Although a growing body of research suggests that social determinants of health—social, functional, environmental, cultural and psychological factors—are intricately linked to health and wellness, our fragmented medical and social services are often underequipped to address these needs. The Ambulatory Integration of the Medical and Social (AIMS) model—developed by the Center for Health and Social Care Integration (CHaSCI) at Rush University Medical Center—integrates masters-prepared social workers into primary care teams to identify, address, and monitor social needs that influence health.
Preliminary evidence indicates that AIMS reduces clients’ emergency department visits, hospitalizations, and readmission rates. AIMS also creates opportunities for community-based organizations (CBO) to develop partnerships with local health clinics to integrate care and promote better health outcomes.
Please join the Aging and Disability Business Institute on April 24 at 1:00 PM Eastern for a one-hour webinar. This webinar will highlight training and implementation support for CBOs interested in replicating AIMS.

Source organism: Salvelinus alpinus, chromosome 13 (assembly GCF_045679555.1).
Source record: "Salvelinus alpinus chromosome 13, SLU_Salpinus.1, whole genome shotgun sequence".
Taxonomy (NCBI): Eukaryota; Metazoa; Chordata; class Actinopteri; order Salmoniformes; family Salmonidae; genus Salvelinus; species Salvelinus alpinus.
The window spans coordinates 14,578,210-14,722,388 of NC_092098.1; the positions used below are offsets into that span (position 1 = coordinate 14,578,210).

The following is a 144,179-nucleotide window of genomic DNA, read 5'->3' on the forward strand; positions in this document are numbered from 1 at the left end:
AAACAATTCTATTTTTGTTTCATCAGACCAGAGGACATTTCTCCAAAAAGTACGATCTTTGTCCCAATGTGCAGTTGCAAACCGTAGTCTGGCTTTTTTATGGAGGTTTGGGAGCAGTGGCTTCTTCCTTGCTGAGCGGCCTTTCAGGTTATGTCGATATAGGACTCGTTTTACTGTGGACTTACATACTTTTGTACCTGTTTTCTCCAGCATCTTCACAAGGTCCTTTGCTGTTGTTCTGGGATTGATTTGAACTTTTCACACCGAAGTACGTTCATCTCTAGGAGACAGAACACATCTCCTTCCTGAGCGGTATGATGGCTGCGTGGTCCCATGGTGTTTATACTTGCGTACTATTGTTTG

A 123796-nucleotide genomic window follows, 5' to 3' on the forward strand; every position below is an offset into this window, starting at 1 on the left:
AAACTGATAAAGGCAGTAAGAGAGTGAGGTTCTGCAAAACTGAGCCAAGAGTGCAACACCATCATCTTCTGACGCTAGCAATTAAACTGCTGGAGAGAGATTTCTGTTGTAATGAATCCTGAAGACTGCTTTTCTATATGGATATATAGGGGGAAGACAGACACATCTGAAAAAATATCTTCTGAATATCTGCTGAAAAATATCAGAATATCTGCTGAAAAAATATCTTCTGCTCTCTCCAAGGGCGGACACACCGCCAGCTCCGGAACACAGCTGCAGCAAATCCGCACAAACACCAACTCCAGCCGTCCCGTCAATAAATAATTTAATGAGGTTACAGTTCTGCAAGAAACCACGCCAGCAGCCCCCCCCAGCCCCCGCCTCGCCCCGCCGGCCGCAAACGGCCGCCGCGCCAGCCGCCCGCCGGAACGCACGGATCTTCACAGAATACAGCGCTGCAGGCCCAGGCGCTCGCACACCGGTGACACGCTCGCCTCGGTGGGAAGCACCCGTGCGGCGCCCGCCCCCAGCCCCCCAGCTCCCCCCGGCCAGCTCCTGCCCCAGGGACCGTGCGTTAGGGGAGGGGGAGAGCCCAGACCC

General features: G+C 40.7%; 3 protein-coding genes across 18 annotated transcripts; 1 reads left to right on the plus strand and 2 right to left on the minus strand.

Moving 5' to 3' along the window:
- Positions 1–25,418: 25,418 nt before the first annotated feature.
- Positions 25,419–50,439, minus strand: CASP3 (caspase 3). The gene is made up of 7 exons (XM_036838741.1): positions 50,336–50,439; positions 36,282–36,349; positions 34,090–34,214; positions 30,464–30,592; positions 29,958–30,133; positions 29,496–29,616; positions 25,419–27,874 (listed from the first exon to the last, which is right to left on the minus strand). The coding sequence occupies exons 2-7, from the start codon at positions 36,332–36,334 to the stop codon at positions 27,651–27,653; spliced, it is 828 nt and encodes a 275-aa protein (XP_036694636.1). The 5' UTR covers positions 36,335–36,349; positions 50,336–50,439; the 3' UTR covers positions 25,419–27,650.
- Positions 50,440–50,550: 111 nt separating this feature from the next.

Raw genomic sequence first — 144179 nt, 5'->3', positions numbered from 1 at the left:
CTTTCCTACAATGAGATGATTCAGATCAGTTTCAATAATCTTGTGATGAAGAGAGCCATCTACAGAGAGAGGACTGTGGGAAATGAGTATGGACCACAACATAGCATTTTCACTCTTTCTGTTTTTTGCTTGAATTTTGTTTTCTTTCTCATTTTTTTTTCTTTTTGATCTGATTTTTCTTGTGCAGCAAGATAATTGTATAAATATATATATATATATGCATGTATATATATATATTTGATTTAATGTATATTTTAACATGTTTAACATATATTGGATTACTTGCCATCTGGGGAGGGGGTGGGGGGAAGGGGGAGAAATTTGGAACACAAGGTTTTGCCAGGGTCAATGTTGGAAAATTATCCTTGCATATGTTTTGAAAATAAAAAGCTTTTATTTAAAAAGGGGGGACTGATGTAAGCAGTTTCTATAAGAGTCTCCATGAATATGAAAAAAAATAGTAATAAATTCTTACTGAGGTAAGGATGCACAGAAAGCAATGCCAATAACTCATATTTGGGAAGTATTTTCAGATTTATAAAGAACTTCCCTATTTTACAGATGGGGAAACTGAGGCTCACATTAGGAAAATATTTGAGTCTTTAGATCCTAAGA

Peninsula Regional Medical Center and MAC, Inc., (Maintaining Active Citizens) Area Agency on Aging (AAA) and its Living Well Center of Excellence provide support for patients ready to return home through home- and community-based programs and services to help reduce hospital readmissions.
This webinar will describe the value this partnership brings to the AAA, the healthcare system, providers and, most importantly, to the people being served. Presenters will describe how the relationship began; the value a community-based organization (CBO) adds to service delivery and improved health outcomes; the types of patients who can be helped; the culture change needed to make the partnerships work; and the roles of the healthcare system and the CBO.